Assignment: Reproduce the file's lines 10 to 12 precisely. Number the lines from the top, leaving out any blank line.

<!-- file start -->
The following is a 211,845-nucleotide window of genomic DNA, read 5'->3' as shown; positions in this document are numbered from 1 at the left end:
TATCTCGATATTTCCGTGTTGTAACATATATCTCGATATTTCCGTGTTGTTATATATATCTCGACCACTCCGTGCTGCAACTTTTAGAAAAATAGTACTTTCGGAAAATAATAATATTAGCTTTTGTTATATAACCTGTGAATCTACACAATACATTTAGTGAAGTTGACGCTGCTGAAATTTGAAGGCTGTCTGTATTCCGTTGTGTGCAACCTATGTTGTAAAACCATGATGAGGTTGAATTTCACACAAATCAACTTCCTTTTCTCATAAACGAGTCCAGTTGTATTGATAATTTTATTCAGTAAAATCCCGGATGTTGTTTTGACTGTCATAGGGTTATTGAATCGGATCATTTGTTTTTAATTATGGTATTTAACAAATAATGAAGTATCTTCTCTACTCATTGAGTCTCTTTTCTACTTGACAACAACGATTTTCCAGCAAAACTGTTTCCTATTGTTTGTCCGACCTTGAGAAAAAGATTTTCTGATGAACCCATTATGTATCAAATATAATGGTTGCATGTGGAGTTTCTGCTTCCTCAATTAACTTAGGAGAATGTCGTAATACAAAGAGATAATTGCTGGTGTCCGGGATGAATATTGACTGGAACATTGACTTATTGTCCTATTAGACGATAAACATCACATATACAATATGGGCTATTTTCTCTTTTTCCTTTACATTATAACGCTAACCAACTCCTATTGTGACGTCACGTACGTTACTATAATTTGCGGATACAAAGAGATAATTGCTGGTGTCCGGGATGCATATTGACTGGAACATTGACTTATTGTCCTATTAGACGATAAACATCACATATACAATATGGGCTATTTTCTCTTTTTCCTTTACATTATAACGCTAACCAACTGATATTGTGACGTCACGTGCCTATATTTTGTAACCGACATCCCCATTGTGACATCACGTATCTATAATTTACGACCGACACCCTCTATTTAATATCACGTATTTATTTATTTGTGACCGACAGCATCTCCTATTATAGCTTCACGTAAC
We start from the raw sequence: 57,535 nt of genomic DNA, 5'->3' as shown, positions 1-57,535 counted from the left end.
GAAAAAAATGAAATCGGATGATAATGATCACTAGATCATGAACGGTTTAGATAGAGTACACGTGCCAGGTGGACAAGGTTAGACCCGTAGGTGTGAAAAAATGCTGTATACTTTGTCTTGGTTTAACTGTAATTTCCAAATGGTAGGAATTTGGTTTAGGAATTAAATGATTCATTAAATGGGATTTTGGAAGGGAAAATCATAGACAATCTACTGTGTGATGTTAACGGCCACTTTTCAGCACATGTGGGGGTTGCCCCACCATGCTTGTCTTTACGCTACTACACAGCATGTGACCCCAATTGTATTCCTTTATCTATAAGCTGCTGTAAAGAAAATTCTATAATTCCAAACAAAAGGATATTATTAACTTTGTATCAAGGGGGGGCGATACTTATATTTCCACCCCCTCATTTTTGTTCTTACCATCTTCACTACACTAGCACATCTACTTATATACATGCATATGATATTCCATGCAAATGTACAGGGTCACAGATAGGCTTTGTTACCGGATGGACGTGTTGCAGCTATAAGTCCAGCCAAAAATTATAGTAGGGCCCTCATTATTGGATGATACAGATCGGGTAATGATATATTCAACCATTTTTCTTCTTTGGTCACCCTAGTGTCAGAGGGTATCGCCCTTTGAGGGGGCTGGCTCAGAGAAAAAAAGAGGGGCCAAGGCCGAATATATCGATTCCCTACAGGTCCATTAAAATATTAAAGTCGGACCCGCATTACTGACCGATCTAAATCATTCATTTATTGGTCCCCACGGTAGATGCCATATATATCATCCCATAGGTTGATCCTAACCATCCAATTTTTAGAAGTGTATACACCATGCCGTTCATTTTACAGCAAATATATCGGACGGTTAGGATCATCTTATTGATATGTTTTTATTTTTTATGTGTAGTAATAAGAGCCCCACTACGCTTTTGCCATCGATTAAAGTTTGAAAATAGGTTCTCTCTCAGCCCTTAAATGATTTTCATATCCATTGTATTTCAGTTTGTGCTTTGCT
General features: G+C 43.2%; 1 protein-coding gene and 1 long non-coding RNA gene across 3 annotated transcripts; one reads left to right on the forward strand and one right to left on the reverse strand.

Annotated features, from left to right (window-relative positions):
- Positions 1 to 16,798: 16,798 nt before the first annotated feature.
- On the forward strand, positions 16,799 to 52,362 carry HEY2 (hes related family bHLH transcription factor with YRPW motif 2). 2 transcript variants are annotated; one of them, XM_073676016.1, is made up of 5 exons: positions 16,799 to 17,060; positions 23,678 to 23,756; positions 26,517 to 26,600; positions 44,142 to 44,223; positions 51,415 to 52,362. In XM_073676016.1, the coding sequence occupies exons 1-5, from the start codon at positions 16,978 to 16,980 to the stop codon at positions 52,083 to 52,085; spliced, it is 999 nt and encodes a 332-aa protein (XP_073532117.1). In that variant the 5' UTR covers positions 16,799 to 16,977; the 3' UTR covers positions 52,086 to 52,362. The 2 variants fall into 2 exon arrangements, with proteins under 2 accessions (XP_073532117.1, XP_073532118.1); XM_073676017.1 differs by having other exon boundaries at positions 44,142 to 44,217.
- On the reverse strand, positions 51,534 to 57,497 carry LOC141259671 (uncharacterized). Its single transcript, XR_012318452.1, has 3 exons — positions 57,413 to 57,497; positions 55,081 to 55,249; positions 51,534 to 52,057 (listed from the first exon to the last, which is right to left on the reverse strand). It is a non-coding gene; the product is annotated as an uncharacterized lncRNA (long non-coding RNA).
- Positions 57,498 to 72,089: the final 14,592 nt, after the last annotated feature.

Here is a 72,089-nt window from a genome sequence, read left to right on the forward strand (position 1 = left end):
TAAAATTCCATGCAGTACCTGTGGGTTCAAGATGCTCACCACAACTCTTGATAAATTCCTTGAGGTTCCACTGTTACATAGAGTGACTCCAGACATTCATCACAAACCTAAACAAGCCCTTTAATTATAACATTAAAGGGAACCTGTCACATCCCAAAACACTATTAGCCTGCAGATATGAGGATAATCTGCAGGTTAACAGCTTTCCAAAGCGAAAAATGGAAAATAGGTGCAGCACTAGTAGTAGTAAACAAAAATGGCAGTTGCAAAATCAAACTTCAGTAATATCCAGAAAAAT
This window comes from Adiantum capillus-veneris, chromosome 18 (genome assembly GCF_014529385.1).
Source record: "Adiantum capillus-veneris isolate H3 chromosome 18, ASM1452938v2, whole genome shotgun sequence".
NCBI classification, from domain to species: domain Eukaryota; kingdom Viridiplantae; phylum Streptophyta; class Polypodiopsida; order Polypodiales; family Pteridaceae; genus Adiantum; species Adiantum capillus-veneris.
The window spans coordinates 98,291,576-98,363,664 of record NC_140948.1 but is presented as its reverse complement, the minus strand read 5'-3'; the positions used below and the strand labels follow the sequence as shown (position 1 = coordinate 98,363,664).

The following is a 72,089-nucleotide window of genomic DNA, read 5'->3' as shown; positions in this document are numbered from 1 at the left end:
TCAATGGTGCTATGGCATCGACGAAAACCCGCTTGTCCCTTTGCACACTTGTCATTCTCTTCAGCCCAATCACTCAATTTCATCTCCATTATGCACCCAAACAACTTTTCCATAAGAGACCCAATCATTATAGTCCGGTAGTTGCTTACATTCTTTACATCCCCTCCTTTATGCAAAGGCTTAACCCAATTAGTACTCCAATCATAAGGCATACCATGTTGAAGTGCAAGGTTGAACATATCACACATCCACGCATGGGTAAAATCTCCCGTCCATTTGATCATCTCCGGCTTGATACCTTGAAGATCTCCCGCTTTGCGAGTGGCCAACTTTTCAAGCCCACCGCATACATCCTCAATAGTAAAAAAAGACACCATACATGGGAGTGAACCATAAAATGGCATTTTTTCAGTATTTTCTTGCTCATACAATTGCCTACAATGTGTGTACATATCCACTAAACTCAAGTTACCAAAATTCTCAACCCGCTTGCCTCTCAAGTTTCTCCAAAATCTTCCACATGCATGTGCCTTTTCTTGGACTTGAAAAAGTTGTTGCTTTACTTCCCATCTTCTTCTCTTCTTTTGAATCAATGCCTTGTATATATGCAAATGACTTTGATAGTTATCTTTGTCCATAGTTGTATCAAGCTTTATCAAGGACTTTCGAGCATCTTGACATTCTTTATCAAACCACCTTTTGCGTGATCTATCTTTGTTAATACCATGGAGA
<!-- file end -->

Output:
- Positions 57,498 to 72,089: the final 14,592 nt, after the last annotated feature.

Here is a 72,089-nt window from a genome sequence, read left to right on the forward strand (position 1 = left end):
TAAAATTCCATGCAGTACCTGTGGGTTCAAGATGCTCACCACAACTCTTGATAAATTCCTTGAGGTTCCACTGTTACATAGAGTGACTCCAGACATTCATCACAAACCTAAACAAGCCCTTTAATTATAACATTAAAGGGAACCTGTCACATCCCAAAACACTATTAGCCTGCAGATATGAGGATAATCTGCAGGTTAACAGCTTTCCAAAGCGAAAAATGGAAAATAGGTGCAGCACTAGTAGTAGTAAACAAAAATGGCAGTTGCAAAATCAAACTTCAGTAATATCCAGAAAAAT